Arcadia, the pastoral paradise beloved by poets and painters from the ancients to the moderns, is a terrific subject for a summer museum show. Aren’t we all in the mood for green glades, cool streams, lazy afternoons, and a little wine and song? I wish I could report that the Philadelphia Museum of Art’s “Gauguin, Cézanne, Matisse: Visions of Arcadia” fulfills more than a fraction of that promise. But the exhibition, which ought to be a laidback intellectual feast, turns out to be a headache.
Joseph Rishel, the curator in charge, has certainly pulled together an astonishing group of loans, which climax in a room where Bathers, Philadelphia’s own Cézanne, is surrounded by masterworks by Poussin, Gauguin, Le Douanier Rousseau, Derain, and Matisse. But the exhibition is undone by what amounts to a showdown between half a dozen competing visions. What is billed as a gathering of the titans fizzles. While there is no question that, at least in some instances, these artists were involved with related sensibilities and ideas, it is not at all clear that their works speak directly to one another. Just because a beautiful young woman in a painting has taken off her clothes and stood by a stream or sat under a tree does not mean she has something to tell us about another woman who has done more or less the same thing. There is something almost embarrassing about the central room in Philadelphia, because the major works on display shrink away from one another. (I am reminded of the famous evening when Proust and Joyce were brought together at the same table, and failed to produce the revelatory conversation the world was waiting for.)
Maybe Arcadia is too big a topic for an exhibition. The theme is certainly amorphous, encompassing the longing for a lost simplicity, the unpredictability of love, the appeal of ecstatic experience, the inevitability of death—and much more besides. Rishel, a curator with an admirable affection for art historical byways, is quite obviously attuned to all the complexities of the subject. The show begins very appealingly, with a beautiful display of Maillol’s and Matisse’s illustrations for pastoral texts by Virgil and Mallarmé. After that, the story is taken in so many directions—from the Neoclassicism of Puvis de Chavannes and Corot to the Expressionism of Franz Marc and Max Pechstein—that even the most well-informed museumgoers will find themselves with a case of intellectual whiplash. My feeling is that the show needed to do much less—or much more. When the exhibit introduces one of Robert Delaunay’s paintings of abstracted windows—they are generally regarded as quintessential images of early-twentieth-century urban experience—I do understand that Rishel is expanding his Arcadian studies to embrace the idea of an urban pastoral. I believe there is such a thing. But for a museumgoer who has just come from Gauguin’s Tahiti and Cézanne’s Provence, Delaunay’s Paris is quite simply too much of a leap. As for the show’s concluding room, I am confounded by Rishel’s decision to close with the German Expressionists before World War I rather than with the Neoclassicism of Picasso, Matisse, Derain, and others during and after the war. Where is the late Renoir? Where is Bonnard?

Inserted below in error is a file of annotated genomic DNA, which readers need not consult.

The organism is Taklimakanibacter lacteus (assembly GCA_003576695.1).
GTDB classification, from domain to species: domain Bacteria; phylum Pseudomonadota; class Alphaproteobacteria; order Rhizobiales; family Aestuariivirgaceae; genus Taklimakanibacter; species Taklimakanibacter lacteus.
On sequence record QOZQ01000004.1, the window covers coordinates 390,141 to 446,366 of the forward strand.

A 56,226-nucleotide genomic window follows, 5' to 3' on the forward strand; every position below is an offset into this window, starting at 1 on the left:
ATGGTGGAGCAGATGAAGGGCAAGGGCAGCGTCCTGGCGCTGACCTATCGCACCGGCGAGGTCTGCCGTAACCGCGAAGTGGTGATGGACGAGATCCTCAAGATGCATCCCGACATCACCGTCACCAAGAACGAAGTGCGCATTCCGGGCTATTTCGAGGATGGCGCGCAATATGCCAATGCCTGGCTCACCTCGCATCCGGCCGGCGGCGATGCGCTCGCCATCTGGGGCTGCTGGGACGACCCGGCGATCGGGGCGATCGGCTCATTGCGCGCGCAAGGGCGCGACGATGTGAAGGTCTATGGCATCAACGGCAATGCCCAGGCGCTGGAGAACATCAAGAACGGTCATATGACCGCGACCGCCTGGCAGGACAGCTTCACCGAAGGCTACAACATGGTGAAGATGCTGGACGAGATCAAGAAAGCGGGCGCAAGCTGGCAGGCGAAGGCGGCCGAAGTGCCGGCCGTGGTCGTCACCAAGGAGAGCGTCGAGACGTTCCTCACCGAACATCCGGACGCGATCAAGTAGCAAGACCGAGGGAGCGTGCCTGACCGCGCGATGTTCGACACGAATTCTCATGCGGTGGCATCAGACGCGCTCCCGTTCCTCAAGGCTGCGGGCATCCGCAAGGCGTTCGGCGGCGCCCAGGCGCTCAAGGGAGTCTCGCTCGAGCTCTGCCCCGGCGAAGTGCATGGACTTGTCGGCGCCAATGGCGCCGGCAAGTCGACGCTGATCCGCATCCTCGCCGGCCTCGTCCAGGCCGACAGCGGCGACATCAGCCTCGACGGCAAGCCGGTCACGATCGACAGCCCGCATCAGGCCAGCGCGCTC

Rishel might respond that we know quite enough about Arcadia’s lyric possibilities. And there is no question that this exhibition leaves a museumgoer thinking about Arcadia’s darker side—about the anxiety that shadows pleasure and the death that shadows life. Sitting in the central gallery in Philadelphia—where Gauguin’s Where Do We Come From? What Are We? Where Are We Going?, Matisse’s Bathers by a River, and Cézanne’s Bathers fail to communicate with one another—I see more forcibly than ever before that Cézanne honors both the light side and the dark side of the pastoral world. In the works of Gauguin and Matisse, joy and sorrow tend to be dealt with separately, as discrete and perhaps irreconcilable aspects of experience. There are hedonistic Gauguins and spooky Gauguins. And in Matisse’s work the ecstatic Dance and the melancholic Bathers by a River surely define two radically different Arcadian possibilities. What is so extraordinary about Cézanne is that he weaves together the calm and the turmoil that define the Arcadian tradition. Perhaps Rishel wants to show us how this is done. Perhaps by ending with the vehement hyperbole of Max Pechstein he wants to remind us of the vehemence that informs Cézanne’s gentleness. What do Cézanne’s bathers think? What do they feel? We do not know. The enigma of human happiness is the enigma of Arcadia.
Jed Perl is art critic for The New Republic.